I look in the mirror and nervously adjust my hair, trying not to look too rigid. Opening my laptop, I take a deep breath before clicking the Zoom link to my first General Circle Meeting at Sustainable Economies Law Center. I’m just a few weeks into my new job. I’m nervous and excited to join the first gathering where I’ll be “meeting” all my new colleagues in one place.
It’s July 2020. The very beginning of the pandemic. Confusion and disbelief balance the fear of what a global pandemic means for the world. I’m sad I’m not meeting my colleagues in person and uneasy that it’s unclear when that may happen in the future.
I’ve never worked 100% remotely. And I certainly have never worked in a Worker Self Directed Non-profit (WSDN). Big personal changes during a time of massive global change and upheaval.
Back to the Zoom mosaic of mostly unfamiliar faces. After a quick round of check-in’s, our meeting facilitator, Greg, walks us through the agenda. The way he holds space for the meeting is entirely new to me. He’s facilitating the meeting, but mostly listening to the needs of those who have brought discussion items or proposals.
After someone introduces a proposal, Greg walks us through several rounds of intense questions, asked by anyone who has them. In this meeting, there is no chit chat and nearly everyone has a question. Once questions are thoroughly exhausted, we have a feedback round, followed by an objection round. My goodness, the rigor! But what really surprises me, is right before we do our final vote on the proposal, Greg asks the person bringing the proposal:
“Did you get everything you need before we move forward?”
That one simple question exposed assumptions I had about the purpose of these meetings and the power of the meeting facilitator.
I thought that the meeting was a space for those with the most power to come and express their ideas and assign work. I thought since the facilitator was directing the meeting, they had all the power.
I learned in that one question, the facilitator has the difficult job of making sure everyone who comes with a request has enough space to get feedback, support, and information from the group. In our worker self-directed non-profit, a good facilitator holds the group's expectations and is there to make sure everyone is comfortable with the process. Just because you run the meeting, doesn’t mean you own the meeting!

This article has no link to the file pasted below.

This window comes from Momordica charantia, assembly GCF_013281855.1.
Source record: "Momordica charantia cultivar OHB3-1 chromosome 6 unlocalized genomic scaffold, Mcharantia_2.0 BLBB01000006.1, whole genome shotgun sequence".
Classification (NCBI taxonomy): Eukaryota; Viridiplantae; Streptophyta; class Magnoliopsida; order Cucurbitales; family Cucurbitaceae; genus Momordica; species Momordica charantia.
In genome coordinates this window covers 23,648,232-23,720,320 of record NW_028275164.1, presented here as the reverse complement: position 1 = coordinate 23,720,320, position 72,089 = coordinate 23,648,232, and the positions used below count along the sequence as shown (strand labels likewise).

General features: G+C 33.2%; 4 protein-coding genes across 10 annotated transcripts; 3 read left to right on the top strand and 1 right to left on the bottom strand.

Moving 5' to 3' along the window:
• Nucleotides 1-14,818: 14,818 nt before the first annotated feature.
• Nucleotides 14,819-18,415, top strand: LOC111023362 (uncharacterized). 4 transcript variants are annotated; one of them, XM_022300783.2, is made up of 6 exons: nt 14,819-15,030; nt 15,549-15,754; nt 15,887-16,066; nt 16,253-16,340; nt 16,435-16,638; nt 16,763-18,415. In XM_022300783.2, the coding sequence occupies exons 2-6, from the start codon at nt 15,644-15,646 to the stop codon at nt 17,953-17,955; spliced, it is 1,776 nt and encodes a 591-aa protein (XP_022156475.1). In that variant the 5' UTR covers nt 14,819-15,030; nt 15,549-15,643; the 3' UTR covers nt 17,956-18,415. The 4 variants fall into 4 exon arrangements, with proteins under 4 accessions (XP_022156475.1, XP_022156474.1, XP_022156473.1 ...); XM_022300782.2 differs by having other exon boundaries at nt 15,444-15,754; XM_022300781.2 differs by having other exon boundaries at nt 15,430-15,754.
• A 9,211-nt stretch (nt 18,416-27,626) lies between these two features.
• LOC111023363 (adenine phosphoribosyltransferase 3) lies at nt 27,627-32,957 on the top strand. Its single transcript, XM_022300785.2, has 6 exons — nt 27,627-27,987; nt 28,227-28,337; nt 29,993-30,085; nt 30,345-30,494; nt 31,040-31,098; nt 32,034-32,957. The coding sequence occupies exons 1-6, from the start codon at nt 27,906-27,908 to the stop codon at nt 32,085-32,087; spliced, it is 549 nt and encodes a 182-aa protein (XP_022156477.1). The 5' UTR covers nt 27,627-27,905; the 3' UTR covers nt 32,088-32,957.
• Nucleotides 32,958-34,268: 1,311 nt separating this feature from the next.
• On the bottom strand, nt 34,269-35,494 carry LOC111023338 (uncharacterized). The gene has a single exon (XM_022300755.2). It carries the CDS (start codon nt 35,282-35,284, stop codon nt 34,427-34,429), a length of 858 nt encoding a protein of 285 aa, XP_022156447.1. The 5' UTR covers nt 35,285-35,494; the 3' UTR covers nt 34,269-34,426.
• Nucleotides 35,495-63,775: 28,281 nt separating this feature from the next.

The Law Center’s Circle meeting process brought up unconscious ideas I hold about power and authority.
After this eureka moment, I started having meta understandings of work and power in every interaction, in every meeting, and in every discussion.
For example, the first time I really felt like I needed help, my thoughts still went straight to: “Ask your boss which colleague can help you.” *Sweaty Smile Emoji* Why does my brain automatically defer to an authority figure to connect me with help? Once I figured out who on the team could help me, I had to take a few deep breaths before writing them a message. I even had a few moments of doubt and fear before I hit send. While I went through this process, my meta brain yelled, “Jeez, why are you wrapping up so much of your self worth in this small ask? Yes you’re new here, but you need to advocate for yourself.”
After working in traditional hierarchical organizations for over 12 years of my professional life, how do I let go of unhelpful thoughts and habits? Even my meta brain sounds like an uncompassionate boss! I feel the edges of internalized workplace hierarchy with every new adjustment I make as a self-directed worker. Learning to work with my new colleagues within this structure is itself Work. And hard work at that.
Who am I as a worker without a boss telling me what to be?
As I continue to grow into my role at the Law Center, I find myself ruminating on this question more and more. It’s a helpful prompt for me to unearth personal insights and a-ha moments. I’ll continue to confront my unconscious assumptions and habits around how I work, and share what I find here on this blog.
For those interested in how to begin a worker self directed non-profit, we have a toolkit chock full of information on how to establish and run a self governing organization, and a forthcoming video series.